Micheline Hess works as an Art Director at a prominent ad agency in NYC and spends much of her spare time developing graphic novels, short stories and interactive iPad apps for kids. She has always been fascinated by the visual narrative in books and film and is constantly endeavoring to weave her own quirky sense of humorous story telling into both her personal and sometimes professional work.
Her mother recognized her artistic abilities at an early age and enrolled her in The Art Students League of New York to provide both an outlet and a means of receiving more formal training in drawing models and still life subjects. Her self- taught skills in interactive design were honed at Parsons School of Design after getting her Bachelors Degree at Sarah Lawrence College in Fine Arts.
Being adept at creating characters, worlds and stories that provide a safe and fun way to nurture and encourage young imaginations. She is especially fond of trying to reach young girls and through colorful flights of fun and fancy, encourage in them a stronger sense and love of self, curiosity and a hunger to embrace all things new and different in the world around them.
These days you can find her hard at work making new creations on her iPad as well as showing her art in galleries on the East and West coast.
1. In your own words who is Micheline Hess?
I am a creative, curious, intelligent and imaginative woman who works hard at being a successful graphic designer and illustrator. Having spent many years pouring myself into my professional work, I have at long last decided to begin placing just as much importance on my own personal creative endeavors, which I want to share with people, especially kids.
Seeing the eyes of people light up as they explore my art and stories makes me want to go much further with it. For a long time I let myself believe my work was not good enough to be published or enjoyed by others. However, noticing the lack of ethnicity and in the comics and graphic novels I picked up, instilled in me an urge to have my own unique voice heard through the characters, worlds and stories that I create. Having worked as a color assistant at Milestone Media for a time, also helped me to see that there were many others out there who felt as passionately as I did about the lack of diversity in comics.
As I get older, I’ve also become more and more convinced that physical health and emotional happiness is just as important as being able to pay rent, so I work very hard to achieve a successful balance between working, making art and maintaining close family bonds and friendships.
3. Finish this sentence “In five years I will be…”
In five years I will have an established brand under which I create and publish my own comics, children’s books and licensed characters. Right now, I’m preparing for that by making time to draw every day, nurture new ideas and continuing to bring current projects to completion. Forcing myself out and into more social situations also helps with this, as word of mouth can work wonders!
Drawing on my iPad or using more traditional tools like pen and ink always puts a smile on my face! These days I’m always on the go so I especially love using a tablet because the art apps that I have on it offer such a robust array of creative tools. It’s like having a portable art studio with me everywhere I go, without having to lug supplies along or worry about cleaning anything up.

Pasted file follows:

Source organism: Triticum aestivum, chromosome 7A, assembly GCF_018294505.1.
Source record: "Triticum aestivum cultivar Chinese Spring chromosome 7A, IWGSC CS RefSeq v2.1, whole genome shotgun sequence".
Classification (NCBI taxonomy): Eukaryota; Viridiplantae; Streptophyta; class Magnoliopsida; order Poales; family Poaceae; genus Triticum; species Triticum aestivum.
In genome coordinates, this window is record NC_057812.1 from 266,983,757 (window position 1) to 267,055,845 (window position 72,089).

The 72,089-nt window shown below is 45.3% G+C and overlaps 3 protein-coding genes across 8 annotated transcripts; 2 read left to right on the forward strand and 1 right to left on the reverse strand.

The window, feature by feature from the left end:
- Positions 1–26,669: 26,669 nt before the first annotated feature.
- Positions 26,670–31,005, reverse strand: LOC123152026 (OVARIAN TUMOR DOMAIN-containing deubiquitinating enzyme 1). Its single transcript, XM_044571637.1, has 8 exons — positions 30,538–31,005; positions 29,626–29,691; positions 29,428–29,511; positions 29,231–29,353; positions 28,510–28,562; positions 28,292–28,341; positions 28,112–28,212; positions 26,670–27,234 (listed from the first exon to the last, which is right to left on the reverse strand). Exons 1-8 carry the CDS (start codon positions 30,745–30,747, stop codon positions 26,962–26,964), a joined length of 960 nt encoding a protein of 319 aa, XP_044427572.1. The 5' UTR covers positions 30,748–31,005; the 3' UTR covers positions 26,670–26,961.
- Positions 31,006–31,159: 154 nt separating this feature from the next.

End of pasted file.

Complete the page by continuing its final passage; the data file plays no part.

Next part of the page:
Cooking for myself or for friends as well as trying new foods and recipes makes me smile. Travel is another big one for me. I love the creature comforts of home, but once I’m in a new city or country, it’s like raw fuel for my creativity. The different sounds, colors, people and music all work toward inspiring me to take my creative endeavors to new heights,
Being in nature also puts a smile on my face. Whether it’s cloudy or sunny, I love to be outside amongst the trees and grass or by the water, listening to the sounds of birds, wind and life all around me.
5. Do you think chivalry is dead?
No I don’t but I do think that people’s perceptions of what chivalry is about (or whether or not it still has a place in today’s society) is always changing so it often differs from person to person. I myself adore a chivalrous man and will always let this be known with a nice smile and a “Thank you!”
This is a tough one! I’d have to say that staying in Japan for a 3 week language program back in the late 90’s had a major effect on my course in life. Staying with a family there while I took the train to class every day, being in a totally different place and trying my best to communicate with people in Japanese instilled in me a sense of accomplishment and confidence I sorely lacked at the time.
Upon my return to New York, I promptly set about teaching myself graphic design programs, getting out of retail and onto the start of my career in interactive media and graphic design.
I like for a man to have intelligence and a passion, curiosity and openness to the world around him as well as drive. Having a job that pays a ton of money is not as important to me as someone who strives to make their dreams and ambitions come true.
Also, honesty and a respect and appreciation for who I am as opposed to trying to change me into something I’m not is pretty important.
8. What is one secret about women that you think all men should know?
An understanding of the fact that all women are different and unique in their own ways. I myself have a very weird, nerdy and cartoonish sense of humor, so I appreciate a man who is comfortable with me showing that side of myself around him.
To find out more about Micheline, be sure to check out her site about.me/kuronekko.